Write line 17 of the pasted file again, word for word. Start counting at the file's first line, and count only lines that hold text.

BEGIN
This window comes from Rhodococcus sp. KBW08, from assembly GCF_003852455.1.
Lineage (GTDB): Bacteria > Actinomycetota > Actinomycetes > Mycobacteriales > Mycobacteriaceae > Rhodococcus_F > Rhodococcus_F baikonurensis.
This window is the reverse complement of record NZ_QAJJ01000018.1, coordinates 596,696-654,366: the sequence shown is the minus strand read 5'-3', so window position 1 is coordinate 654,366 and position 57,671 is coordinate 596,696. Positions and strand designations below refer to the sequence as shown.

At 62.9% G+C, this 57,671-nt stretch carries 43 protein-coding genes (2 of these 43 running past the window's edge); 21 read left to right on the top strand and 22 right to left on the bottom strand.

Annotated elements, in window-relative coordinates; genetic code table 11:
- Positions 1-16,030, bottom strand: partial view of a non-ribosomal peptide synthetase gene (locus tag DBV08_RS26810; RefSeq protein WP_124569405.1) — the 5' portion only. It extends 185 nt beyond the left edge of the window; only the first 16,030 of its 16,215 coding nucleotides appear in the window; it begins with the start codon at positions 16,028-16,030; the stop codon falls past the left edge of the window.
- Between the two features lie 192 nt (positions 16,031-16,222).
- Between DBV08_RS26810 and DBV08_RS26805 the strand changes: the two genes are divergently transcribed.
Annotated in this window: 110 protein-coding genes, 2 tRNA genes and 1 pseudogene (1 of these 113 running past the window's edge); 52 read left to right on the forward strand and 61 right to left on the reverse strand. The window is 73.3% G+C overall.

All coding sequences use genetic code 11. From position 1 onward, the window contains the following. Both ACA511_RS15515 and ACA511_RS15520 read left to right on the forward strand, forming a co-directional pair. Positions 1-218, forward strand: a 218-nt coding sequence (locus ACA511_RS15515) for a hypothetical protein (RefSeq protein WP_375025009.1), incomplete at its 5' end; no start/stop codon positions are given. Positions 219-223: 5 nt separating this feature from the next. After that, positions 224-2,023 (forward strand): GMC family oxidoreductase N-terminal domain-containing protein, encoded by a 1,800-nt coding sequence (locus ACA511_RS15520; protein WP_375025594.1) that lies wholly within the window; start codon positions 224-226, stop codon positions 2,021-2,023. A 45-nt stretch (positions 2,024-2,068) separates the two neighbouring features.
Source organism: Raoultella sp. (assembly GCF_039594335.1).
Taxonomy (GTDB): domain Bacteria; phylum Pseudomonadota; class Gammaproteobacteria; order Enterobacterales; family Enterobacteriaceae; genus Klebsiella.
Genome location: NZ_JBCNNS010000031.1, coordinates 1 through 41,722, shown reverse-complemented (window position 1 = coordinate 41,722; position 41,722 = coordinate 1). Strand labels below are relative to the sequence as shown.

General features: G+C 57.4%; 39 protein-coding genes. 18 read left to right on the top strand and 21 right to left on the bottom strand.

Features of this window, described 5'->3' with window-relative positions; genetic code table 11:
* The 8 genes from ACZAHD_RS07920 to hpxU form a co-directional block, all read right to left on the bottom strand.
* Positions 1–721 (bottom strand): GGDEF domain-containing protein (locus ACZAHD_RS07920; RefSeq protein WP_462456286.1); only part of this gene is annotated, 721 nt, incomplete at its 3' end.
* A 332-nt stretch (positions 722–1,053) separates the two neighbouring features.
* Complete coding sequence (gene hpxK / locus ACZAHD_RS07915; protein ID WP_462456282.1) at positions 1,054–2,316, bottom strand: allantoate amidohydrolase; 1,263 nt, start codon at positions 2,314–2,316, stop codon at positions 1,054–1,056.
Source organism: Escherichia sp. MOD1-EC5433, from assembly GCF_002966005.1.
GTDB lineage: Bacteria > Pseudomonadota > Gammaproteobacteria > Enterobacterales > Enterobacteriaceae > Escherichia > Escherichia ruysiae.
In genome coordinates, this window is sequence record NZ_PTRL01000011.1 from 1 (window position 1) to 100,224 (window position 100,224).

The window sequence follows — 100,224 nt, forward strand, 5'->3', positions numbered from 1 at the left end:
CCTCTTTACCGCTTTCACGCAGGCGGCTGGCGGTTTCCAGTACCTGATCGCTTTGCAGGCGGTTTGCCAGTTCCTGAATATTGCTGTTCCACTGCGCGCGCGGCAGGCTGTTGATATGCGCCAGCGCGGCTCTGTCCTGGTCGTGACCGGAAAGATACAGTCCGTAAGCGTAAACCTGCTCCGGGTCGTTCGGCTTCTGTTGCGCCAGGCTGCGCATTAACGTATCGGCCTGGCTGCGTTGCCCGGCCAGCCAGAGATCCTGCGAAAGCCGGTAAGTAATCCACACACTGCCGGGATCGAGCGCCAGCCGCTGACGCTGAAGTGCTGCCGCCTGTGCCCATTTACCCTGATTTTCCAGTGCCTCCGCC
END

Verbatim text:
* Positions 1–721 (bottom strand): GGDEF domain-containing protein (locus ACZAHD_RS07920; RefSeq protein WP_462456286.1); only part of this gene is annotated, 721 nt, incomplete at its 3' end.